Food For Thought:12 Caregiving Resources

by Mike Collins

Stepping into the role of caregiver unexpectedly is not unlike being told you have to take an exam in the morning—and you never went to class. If you’re smart, you’ll start talking to friends who’ve taken the class, checking online and looking around for books that can help you. Here are a dozen wonderful resources for caregivers that make some great food for thought. There is no reason to reinvent the wheel when someone else is already rolling with the right answer.

The 36-Hour Day: A Family Guide to Caring for People Who Have Alzheimer Disease, Related Dementias and Memory Loss
by Nancy L. Mace and Peter V. Rabins

Originally published in 1981, “The 36-Hour Day” is the best-known book about caregiving. Now in its sixth edition, it provides a wonderfully candid view of caring for people who have Alzheimer’s disease, other forms of dementia or memory loss. The chapters on daily care are worth the price of the book.

Cruising Through Caregiving: Reducing the Stress of Caring for Your Loved One
by Jennifer L. FitzPatrick

An easy read, this is a down-to-earth guide if you are caring for an aging parent or other loved one. FitzPatrick draws on her personal and professional experience and does a good job of covering self-care. Her take on everything from how to get other relatives to help with caregiving duties to handling your loved one’s declining health, finances and legal documents is refreshing.

Where the Light Gets In: Losing My Mother Only to Find Her Again
by Kimberly Williams-Paisley

You may recognize the author’s name; she’s country music star Brad Paisley’s wife. Or, you know her as starring in the “Father of the Bride” movies and the TV show “Nashville.” Williams-Paisley’s mother was diagnosed with a rare form of dementia, and the book does a good job of reflecting the emotional roller coaster that this sort of news can create. An important point is that a close-knit, loving family or a group of close friends can be crucial when moving through this type of challenge.

Passages in Caregiving: Turning Chaos into Confidence
by Gail Sheehy

During the past few decades, Sheehy has been an outstanding chronicler of the natural progressions of life as Baby Boomers have aged. In “Passages” she, once again, directs a keen eye at the details, joys, pains, losses and victories of a life experience most of us go through.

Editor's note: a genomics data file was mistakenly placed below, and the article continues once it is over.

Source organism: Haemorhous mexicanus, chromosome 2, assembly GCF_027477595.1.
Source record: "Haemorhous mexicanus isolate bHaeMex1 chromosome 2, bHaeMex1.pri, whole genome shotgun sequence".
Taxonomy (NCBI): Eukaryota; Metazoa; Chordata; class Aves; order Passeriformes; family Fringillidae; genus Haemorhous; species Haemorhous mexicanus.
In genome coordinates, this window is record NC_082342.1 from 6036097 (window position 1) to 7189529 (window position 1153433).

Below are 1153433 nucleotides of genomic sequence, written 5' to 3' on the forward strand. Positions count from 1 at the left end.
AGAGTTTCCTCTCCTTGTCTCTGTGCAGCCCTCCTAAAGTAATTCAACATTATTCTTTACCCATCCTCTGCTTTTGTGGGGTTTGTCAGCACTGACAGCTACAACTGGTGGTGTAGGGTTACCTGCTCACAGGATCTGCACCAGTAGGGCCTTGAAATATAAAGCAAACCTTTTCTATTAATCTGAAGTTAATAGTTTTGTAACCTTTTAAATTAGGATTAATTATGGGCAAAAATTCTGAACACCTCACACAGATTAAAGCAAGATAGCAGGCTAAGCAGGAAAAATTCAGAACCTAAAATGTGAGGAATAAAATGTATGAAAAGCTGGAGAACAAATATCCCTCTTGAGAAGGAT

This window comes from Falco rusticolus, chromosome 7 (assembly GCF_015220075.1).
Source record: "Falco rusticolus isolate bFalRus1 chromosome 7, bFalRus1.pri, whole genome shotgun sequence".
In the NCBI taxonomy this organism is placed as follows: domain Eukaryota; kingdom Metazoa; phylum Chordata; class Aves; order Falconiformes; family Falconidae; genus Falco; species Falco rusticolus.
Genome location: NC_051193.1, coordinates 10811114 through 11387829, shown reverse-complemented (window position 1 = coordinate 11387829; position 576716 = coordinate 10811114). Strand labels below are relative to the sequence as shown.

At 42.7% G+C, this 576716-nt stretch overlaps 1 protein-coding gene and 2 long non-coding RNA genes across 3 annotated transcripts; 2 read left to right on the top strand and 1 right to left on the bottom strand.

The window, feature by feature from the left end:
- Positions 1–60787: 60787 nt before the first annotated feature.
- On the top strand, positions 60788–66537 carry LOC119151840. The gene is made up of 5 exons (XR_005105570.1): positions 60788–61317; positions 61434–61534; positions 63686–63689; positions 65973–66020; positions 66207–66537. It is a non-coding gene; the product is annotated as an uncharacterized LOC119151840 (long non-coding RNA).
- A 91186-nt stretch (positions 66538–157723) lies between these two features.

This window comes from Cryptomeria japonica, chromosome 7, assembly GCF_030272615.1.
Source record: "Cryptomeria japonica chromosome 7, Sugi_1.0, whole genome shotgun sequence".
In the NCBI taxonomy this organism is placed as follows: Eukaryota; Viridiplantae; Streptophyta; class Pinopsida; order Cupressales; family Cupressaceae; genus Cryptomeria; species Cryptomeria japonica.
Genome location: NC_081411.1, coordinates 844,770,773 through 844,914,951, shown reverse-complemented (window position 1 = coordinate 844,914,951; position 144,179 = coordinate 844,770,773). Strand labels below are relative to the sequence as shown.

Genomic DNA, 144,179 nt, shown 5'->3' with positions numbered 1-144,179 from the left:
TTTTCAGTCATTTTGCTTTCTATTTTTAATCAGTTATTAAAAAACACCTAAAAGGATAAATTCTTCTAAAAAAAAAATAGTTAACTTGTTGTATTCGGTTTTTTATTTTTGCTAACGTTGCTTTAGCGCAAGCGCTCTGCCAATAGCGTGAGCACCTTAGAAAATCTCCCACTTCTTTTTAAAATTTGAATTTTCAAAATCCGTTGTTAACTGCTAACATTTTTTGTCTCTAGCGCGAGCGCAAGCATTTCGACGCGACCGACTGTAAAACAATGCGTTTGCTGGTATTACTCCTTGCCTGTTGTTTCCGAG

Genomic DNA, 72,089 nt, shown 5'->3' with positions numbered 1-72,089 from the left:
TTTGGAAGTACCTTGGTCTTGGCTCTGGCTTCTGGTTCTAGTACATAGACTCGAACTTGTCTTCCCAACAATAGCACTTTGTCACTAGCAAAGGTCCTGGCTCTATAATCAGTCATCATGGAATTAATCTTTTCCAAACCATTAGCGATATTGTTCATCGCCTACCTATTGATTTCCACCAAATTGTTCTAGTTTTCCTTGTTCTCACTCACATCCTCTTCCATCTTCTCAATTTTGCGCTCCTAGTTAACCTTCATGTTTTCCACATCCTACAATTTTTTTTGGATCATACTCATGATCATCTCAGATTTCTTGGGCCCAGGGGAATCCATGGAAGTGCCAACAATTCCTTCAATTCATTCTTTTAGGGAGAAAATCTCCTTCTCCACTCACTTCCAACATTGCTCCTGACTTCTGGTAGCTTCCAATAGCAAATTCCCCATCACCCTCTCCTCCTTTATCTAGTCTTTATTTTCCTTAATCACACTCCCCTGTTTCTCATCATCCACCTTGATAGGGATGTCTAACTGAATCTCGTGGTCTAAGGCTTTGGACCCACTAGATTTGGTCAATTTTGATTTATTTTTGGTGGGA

AARP Meditations for Caregivers: Practical, Emotional and Spiritual Support for You and Your Family
by Barry J. Jacobs and Julia L. Mayer

Like many of the AARP resources, this one is high on practical advice and low on theory. Some of the best topics are how to deal with caregiving-related sibling conflicts or marital problems, and balancing caregiving and career.

Role Reversal: How to Take Care of Yourself and Your Aging Parents
by Iris Waichler

The author uses her personal experience and 40-year career as a clinical social worker and patient advocate to offer a variety of senior care options, estate planning tips and ways of coping with emotions like grief and anger.

Chicken Soup for the Caregiver’s Soul
Edited by Joan Lunden and Amy Newmark

I have to confess a weakness for the Chicken Soup series of books. I’ve always liked how they show us that, depending on the topic, we all go through many of the same challenges in life. The best thing this book can do is show you that you are not alone in your challenges.

They’re Your Parents, Too!: How Siblings Can Survive Their Parents’ Aging Without Driving Each Other Crazy
by Francine Russo

Russo, a former Time Magazine journalist, highlights the ups and downs of siblings thrown into the caregiver pool.

You’d Better Not Die or I’ll Kill You:  A Caregiver’s Survival Guide to Keeping You in Good Health and Good Spirits
by Jane Heller

Heller chronicles the 20+ years she cared for her husband who has Crohn’s disease. Her advice and writing style has been compared to Nora Ephron.

Mama Peaches and Me: Wit and Wisdom for Worn-Out Caregivers
by Christopher-Charles Chaney

Anything that can make you laugh as a caregiver is a good thing. Chaney mixes humor and practical advice when talking about caring for his aging mother. Like most caregiver books he addresses stress, burnout and depression, but he does it with a lighter heart.

The Caregiving Season: Finding Grace to Honor Your Aging Parents
by Jane Daly

Written from the perspective of Daly’s Christian faith, she shares her experiences taking care of aging parents and addresses the challenges of caregiving while raising children and dealing with common caregiving emotions, like guilt.

Eldercare for Dummies
by Rachelle Zukerman

If you are pressed for time, this book is the one. Zukerman covers all the bases quickly and with detail.

 

Collins is the producer of the video, “Care for the Caregiver,” winner of a National Caregiver Friendly Award. For more caregiving tips, visit www.crazycaregiver.com 

©2017 Mike Collins